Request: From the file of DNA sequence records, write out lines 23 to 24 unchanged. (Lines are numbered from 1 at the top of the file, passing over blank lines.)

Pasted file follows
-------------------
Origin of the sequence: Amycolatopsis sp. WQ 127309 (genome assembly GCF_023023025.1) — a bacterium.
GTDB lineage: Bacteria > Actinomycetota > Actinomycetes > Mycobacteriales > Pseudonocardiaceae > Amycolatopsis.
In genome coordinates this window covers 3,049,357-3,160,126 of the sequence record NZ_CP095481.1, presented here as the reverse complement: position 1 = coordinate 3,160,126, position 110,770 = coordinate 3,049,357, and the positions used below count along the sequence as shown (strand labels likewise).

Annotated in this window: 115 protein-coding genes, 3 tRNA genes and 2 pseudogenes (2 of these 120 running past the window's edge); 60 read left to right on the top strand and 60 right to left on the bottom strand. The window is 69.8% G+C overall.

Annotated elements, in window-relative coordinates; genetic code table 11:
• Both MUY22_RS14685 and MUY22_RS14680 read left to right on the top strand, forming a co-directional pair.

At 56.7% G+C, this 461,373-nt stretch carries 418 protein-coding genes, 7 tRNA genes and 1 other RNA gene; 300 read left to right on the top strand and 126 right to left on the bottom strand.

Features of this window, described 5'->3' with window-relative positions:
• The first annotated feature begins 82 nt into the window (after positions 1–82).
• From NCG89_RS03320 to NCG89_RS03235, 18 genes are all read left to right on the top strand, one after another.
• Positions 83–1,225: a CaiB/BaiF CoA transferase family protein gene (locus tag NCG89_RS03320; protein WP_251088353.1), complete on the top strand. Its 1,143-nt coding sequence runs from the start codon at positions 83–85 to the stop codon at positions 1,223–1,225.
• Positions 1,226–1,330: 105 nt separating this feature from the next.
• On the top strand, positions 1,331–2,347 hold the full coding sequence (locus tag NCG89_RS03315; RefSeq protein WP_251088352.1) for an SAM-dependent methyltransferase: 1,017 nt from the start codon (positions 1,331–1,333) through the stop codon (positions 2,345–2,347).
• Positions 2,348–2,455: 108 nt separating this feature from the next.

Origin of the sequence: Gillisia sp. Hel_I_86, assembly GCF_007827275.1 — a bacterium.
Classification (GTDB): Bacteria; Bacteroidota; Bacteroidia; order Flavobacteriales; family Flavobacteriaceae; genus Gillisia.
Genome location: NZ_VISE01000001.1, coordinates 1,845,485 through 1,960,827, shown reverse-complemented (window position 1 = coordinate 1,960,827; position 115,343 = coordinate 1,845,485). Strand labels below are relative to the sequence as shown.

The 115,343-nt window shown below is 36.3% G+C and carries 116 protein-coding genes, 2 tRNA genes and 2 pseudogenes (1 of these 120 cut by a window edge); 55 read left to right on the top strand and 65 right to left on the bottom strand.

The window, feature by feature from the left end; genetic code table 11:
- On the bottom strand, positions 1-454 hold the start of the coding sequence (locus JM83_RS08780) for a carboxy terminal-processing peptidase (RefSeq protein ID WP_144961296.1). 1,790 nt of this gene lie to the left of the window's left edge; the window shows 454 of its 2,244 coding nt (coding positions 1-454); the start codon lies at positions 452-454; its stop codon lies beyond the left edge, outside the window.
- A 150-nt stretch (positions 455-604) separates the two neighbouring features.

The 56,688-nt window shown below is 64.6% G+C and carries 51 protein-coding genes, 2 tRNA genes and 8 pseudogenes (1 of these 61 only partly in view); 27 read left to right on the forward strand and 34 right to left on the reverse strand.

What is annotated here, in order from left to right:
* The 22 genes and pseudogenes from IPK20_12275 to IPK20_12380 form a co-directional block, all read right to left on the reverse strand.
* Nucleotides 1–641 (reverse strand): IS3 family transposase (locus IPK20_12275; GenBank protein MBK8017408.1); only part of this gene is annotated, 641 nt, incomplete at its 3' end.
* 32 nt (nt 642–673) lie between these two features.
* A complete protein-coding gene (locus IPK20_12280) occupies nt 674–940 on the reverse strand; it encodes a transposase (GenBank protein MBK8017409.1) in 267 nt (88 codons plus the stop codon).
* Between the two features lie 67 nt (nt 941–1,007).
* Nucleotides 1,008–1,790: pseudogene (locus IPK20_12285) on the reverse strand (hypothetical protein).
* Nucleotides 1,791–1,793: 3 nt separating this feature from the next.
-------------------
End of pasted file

What is annotated here, in order from left to right:
* The 22 genes and pseudogenes from IPK20_12275 to IPK20_12380 form a co-directional block, all read right to left on the reverse strand.